March 2, 2011


Posted in Cooking at 2:15 PM by Robin

Have you heard the saying that “The most simple solution is usually the best?” Well, the same applies to cooking. I enjoy watching the food channels from time to time, but when you get these Iron Chef guys who have all these outlandish ingredients nobody’s ever heard of, and they need a large team of assistant chefs and a roomful of specialized equipment to create their signature dishes with foreign-sounding names, it can make cooking look rather intimidating.  I have found that the recipes I keep coming back to time and again have a very, very short list of ingredients and steps. Once the list starts topping five or six, I start to sweat a little bit. If it hits ten or more, unless it’s all spices I can find in my cupboard that I can dump into a bowl, I skip it entirely. Who needs the stress and the lengthy shopping list?

Besides, I’m not sure that making things more complicated actually makes them taste any better. I already told you about my love for the sheer simplicity that is creme brulee. Vanilla ice cream is really almost the exact same thing, except frozen instead of cooked. So here I have a couple of recipes to share with you today that are the height of simplicity. Very little preparation time, short ingredient list.  When you’re leading a busy life, that’s the way to go.

Kalua Pork

This basic Hawaiian shredded pork recipe is versatile and delicious. You can put it on a roll with some BBQ sauce, throw it in a salad with some beans and red onions, add it to your favorite chow mein recipe, or just eat it all by its juicy self.

1 pork picnic roast (*see note below)

Sea salt, if you have it, if not, regular salt will do

Liquid Smoke, hickory flavor(**see note)

1. Trim the rind off the top of the roast with a very sharp knife, leaving a small amount of fat. Rinse roast in water and pat dry with paper towels. With your very sharp knife, score the surface of the roast in criss-cross lines (i.e. cut very shallowly, 1/8-1/4 of an inch deep). This allows the flavoring to seep into the middle of the meat.

2. Sprinkle a very generous amount of salt all over the roast and rub it into the flesh as well as you can. Pour the liquid smoke over the entire roast and also rub it in well. Put roast in a large plastic zipper bag and let it marinate in the fridge for at least half an hour, up to 24 hours.

3. Heat oven to 450F. Remove roast from bag and place in a large roasting pan. Cook under this high heat for maybe 45 minutes to get a nice brown sear on the roast. Then turn the heat down to 325F and continue cooking for another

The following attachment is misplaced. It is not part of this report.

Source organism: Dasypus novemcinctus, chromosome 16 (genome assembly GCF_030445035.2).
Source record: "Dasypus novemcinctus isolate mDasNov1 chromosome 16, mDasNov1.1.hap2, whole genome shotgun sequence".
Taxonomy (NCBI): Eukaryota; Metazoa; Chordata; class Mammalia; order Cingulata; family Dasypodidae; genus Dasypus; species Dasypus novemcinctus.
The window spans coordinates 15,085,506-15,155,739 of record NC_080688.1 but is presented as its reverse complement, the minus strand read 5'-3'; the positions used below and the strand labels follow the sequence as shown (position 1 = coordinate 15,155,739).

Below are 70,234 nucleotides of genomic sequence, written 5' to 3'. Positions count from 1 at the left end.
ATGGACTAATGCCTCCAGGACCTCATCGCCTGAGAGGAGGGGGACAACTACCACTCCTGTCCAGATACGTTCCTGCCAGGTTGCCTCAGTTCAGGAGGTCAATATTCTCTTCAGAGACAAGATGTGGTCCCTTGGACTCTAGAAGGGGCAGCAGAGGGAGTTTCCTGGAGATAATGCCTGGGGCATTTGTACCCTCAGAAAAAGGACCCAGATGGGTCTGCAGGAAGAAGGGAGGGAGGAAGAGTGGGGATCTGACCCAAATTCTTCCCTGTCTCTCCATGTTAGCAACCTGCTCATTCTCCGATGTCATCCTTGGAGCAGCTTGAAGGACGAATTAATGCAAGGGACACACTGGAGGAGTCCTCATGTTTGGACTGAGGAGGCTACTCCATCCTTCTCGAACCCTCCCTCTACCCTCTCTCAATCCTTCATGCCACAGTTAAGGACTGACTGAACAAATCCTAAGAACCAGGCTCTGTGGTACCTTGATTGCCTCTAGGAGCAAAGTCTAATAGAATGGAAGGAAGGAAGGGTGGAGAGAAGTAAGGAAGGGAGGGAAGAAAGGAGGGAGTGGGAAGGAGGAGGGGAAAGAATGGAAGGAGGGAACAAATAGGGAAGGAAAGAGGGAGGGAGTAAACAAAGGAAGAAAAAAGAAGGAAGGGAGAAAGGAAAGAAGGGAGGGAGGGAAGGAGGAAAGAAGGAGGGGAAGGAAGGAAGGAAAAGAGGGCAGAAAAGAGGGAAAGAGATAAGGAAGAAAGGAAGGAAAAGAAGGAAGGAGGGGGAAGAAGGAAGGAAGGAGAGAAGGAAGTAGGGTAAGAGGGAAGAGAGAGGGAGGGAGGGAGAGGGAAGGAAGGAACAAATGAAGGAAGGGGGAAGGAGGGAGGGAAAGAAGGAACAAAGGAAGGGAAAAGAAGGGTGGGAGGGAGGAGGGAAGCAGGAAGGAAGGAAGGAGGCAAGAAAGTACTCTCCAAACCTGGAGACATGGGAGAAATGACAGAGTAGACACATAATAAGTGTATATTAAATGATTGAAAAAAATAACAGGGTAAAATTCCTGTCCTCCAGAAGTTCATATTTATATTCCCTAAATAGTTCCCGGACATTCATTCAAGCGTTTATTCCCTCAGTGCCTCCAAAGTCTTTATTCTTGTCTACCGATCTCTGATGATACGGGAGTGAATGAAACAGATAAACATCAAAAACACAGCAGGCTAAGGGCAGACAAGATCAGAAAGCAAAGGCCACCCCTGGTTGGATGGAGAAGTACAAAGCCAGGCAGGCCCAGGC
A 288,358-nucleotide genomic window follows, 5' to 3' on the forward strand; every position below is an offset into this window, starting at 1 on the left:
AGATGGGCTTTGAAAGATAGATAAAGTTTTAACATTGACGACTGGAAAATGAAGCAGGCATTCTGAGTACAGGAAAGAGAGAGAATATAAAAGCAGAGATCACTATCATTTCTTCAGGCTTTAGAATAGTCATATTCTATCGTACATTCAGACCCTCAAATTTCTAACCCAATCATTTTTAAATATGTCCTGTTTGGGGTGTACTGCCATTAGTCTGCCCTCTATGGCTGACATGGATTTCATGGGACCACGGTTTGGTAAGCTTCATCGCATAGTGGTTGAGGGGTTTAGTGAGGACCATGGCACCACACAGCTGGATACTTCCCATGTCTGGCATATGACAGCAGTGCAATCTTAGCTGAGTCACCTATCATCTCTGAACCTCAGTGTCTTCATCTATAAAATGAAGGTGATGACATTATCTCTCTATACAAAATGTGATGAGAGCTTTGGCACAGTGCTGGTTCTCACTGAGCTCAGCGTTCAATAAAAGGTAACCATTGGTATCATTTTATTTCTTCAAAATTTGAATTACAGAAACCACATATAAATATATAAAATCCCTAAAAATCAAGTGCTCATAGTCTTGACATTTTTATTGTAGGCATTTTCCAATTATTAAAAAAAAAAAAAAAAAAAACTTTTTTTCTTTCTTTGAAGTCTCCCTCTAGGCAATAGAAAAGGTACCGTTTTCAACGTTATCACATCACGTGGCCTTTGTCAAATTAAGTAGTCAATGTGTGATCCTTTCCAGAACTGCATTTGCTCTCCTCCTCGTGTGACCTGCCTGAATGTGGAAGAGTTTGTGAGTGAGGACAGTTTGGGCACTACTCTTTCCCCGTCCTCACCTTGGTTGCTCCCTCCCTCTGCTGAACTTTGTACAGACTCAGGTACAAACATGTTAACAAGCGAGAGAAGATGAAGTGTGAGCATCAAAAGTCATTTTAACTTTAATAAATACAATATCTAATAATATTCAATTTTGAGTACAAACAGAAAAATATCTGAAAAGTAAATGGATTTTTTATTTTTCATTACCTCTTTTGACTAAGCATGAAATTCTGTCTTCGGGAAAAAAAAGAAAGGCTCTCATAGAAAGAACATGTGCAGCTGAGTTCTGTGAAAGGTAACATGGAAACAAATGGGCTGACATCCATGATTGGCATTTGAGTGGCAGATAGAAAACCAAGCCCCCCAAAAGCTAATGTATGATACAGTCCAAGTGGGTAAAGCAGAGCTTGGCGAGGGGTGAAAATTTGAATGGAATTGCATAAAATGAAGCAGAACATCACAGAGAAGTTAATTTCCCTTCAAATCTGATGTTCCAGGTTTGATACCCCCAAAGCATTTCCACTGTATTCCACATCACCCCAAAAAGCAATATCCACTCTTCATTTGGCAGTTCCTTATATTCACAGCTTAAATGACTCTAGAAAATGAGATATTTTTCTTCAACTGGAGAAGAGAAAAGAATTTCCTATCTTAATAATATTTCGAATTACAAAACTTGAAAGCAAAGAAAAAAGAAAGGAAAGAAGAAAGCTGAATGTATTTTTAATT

3 to 3 1/2 hours. Because you left that nice little bit of fat on the roast, it will self-baste itself as it melts, making the meat deliciously moist and flavorful.

4. When your cooking time is up (you may want to use a meat thermometer, but I never do), remove the roast from the oven and cover it with a large piece of tin foil, folded in half. Let the roast rest for 10-15 minutes before cutting to let the juices solidify a little bit. Otherwise, when you cut into the meat, all the tasty juices will come running out onto your cutting board instead of staying in the meat where you want them. When the meat is done resting, cut it off of the bone in small chunks. It should be very tender and easy to remove. If desired, take two forks and pull apart the smaller sections of meat to shred it for sandwiches and salads. Yum, yum, yum!

*If you are confused about meat cuts, join the club. It’s worth doing a little research to figure out which cut is right for the dish you have in mind. The main thing to know in this case is that you want to look for a “shoulder roast”. This means the meat that comes from the top part of the pig’s hind leg (the next time you look at a pig, notice how much chunkier their back legs are compared to their front legs–that’s where the good meat is!). The shoulder is generally divided up into two kinds of roasts–the butt roast (snicker, snicker) and the picnic roast. The butt roast is usually bigger, about 6-8 lbs, while the picnic roast is generally smaller (5-6 lbs) and usually is left with the rind (the skin) intact. Both cuts will work well for a shredded pork recipe, but the picnic is generally preferred because of the additional fat provided by the rind.